In this electrifying finale to Kate Elliott’s Novels of the Jaran, the fight against the alien Chapalii empire comes to an exhilarating end.
Charles Soerensen is the human who dared to take on the powerful Chapalii empire. When his plot for a revolt failed, instead of being punished he received a high-ranking title and authority over a whole system of planets—but this did nothing to change his revolutionary inclinations. In this final book, the story of Tess, Ilya, and Charles comes to its stunning conclusion as new generations get involved in the intrigue, Earth’s exiled jaran people resurface, and the Chapalii overlords make one last, unexpected move.
The Law of Becoming is the final volume of the Novels of the Jaran, which begin with Jaran, An Earthly Crown, and His Conquering Sword.
About the Author
She likes to play sports more than she likes to watch them; right now, her sport of choice is outrigger canoe paddling. Her spouse has a much more interesting job than she does, with the added benefit that they had to move to Hawaii for his work; thus the outrigger canoes. They also have a schnauzer (a.k.a. the Schnazghul).
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The Law of Becoming
The Novels of the Jaran Volume 4
By Kate Elliott
OPEN ROAD INTEGRATED MEDIACopyright © 1994 Katrina Elliott
All rights reserved.
With the Jaran
Sonia had a new loom. She had strung the warp, taut vertical lines of coarse thread that striped the distant horizon and the lightening expanse of the sky. Seen through the warp, the rolling hills and endless grass of the southern plains did not look fractured but rather like a promise of the weaving to come. As she did with every new weaving, Sonia had sited the loom so that the weaver and the unadorned warp faced east, to catch the rising of Mother Sun.
Tess Soerensen watched as the sun rose, splintering its glory into the yarn. The grass turned gold. A wandering river, twisting and turning through the land like a child's careless loops, flooded with gold briefly before shading to a humbler tone of murky blue. In the distance, a solitary rider approached camp at a gallop, eerie for the sight as yet untouched with sound. The quiet that permeated these vast plains was in itself a kind of sound, a note of expectation combined with a deep abiding peace. Although, Tess reflected, perhaps what people heard as peace was only nature's monumental indifference to the tides of history that rose and fell on its shores.
Sonia poured a cupful of milk onto the ground and threw a handful of earth into the air, where the wind caught it for an instant before it sprayed in a hundred hissing droplets into the grass. Then she took her shuttle out of its case and knelt to begin the weaving. Tess sat beside her, helping when necessary.
"In the long ago time," Sonia began, telling a story to help pass the time as she threaded the weft through the warp, beating it down, "a pregnant woman began to weave a blanket for her unborn child. And as she wove, she pulled down threads of moonlight and sunlight, threads of the wind and threads of river water and of earth, and patterned the blanket as her child's life, as she wanted her child's life to become. But soon enough she was no longer content just to weave the new child's life but began to weave the lives of all of her children and of her husband and her sisters and mother and father and aunts and uncles and at last of her entire tribe. And because such a blanket can never be finished, the child could not be born."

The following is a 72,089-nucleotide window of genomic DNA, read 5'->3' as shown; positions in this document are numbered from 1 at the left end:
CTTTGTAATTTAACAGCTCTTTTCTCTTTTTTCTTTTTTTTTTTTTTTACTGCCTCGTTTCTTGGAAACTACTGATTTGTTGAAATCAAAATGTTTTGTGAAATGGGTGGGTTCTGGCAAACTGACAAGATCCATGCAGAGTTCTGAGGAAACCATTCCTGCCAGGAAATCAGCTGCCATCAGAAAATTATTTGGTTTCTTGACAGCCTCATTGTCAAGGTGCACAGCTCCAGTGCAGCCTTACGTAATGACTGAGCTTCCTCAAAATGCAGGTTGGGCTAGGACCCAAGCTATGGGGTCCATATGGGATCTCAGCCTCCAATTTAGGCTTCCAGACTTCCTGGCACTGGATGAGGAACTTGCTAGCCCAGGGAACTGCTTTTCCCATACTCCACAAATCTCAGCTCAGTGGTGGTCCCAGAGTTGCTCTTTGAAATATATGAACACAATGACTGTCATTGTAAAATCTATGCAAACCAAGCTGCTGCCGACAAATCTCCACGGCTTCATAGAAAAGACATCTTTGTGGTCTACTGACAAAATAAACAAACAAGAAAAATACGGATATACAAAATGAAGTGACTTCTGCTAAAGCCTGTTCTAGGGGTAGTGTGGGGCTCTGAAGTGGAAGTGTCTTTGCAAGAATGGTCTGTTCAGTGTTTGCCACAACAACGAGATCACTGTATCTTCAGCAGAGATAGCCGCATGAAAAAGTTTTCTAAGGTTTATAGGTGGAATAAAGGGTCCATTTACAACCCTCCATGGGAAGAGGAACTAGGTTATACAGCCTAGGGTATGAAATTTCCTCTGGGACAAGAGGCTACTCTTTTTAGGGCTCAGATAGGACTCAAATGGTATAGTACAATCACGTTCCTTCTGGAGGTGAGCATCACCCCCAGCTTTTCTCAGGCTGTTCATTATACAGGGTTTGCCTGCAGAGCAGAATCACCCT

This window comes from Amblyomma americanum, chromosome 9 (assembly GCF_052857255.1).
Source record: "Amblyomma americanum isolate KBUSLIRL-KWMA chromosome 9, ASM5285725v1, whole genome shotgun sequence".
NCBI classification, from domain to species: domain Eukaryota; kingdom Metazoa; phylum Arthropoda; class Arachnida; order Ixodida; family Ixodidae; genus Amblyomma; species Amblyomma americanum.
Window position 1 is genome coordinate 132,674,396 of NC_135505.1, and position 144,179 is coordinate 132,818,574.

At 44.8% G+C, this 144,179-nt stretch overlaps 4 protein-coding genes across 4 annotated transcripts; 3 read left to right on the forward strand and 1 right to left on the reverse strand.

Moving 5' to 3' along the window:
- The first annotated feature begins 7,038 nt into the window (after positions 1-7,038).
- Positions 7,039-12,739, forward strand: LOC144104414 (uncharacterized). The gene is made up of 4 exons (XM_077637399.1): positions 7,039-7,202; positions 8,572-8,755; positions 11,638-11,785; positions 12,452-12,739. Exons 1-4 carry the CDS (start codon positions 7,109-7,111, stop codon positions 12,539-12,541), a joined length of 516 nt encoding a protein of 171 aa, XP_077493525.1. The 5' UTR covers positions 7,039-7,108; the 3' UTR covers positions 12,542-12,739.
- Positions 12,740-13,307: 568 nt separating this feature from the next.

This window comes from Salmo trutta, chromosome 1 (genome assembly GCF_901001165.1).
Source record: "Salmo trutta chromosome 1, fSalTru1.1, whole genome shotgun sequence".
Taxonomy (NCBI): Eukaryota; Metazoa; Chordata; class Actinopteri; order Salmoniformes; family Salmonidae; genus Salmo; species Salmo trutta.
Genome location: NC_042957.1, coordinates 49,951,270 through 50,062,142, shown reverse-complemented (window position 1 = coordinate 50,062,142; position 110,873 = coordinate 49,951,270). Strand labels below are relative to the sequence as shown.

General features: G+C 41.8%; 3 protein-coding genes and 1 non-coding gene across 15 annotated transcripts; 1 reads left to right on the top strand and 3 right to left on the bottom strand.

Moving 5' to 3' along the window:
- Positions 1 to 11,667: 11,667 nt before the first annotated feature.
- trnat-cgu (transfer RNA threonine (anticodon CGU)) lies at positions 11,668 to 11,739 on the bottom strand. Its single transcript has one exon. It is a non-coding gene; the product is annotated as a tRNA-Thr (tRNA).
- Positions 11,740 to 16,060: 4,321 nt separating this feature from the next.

Tess listened distractedly. In the end, after many trials, the weaver's ancient grandmother had to unravel the weaving for her, and thus was the child delivered, to live its own life.
Tess felt like that weaver. With a net of invisible threads, she wove the destiny of the jaran. Her loom had no substance, except perhaps for the implant embedded in her cranium that allowed her access to a vast network of information and structural ramparts on which and out of which she could build the matrix—weave the pattern—that had become her task. Her warp, strong and straight, was the tribes of the jaran. Across it she wove the strands of human space, of the Chapalii Empire, of the rebellion against the Empire that Tess's brother even now laid the groundwork for, of the infinite twists and turns any event might take as it became part of the texture.
But she could never be sure that what she was doing was right.
"You're quiet," said Sonia.
"Unquiet," retorted Tess, "in my heart."
Sonia smiled without faltering as she wove. "My sister, you think too much. You must accept the task the gods have given you to do, and then do it."
They had had this conversation a hundred times before over the twelve years they had known one another. No doubt they would repeat it a thousand times more in the years to come. But Sonia knew only part of the truth.
The threads of starlight Tess used in the weave were invisible to the jaran. She kept them that way. She had devised a complicated web that concealed and revealed the true nature of her life, her origins, her purpose here, in alternating strands, so that no one strand was so weak, foundering on half-truths, that it might break and thus collapse the entire fragile edifice.
Strand One (revealed): Tess Soerensen was the sister of Charles Soerensen, formerly Prince of Jeds, a flourishing city-state far to the southwest of the plains, and now a fugitive in his mother's country of "Erthe," far across the seas. Having given up his princely seat, Charles had gone to fight against the Empire that had conquered and subjugated Erthe, hoping in time to free his mother's land from the Chapalii yoke.
Strand Two (concealed): Earth was not a country far across the seas, but a planet orbiting a distant star, up in the heavens. Far from giving up any pretense to power, Charles had indeed passed the princedom of Jeds into Tess's hands, but only to resume with full force the dukedom granted him by the same conquering Chapalii.
Strand Three (revealed): The Chapalii were not human. They were zayinu, the ancient ones.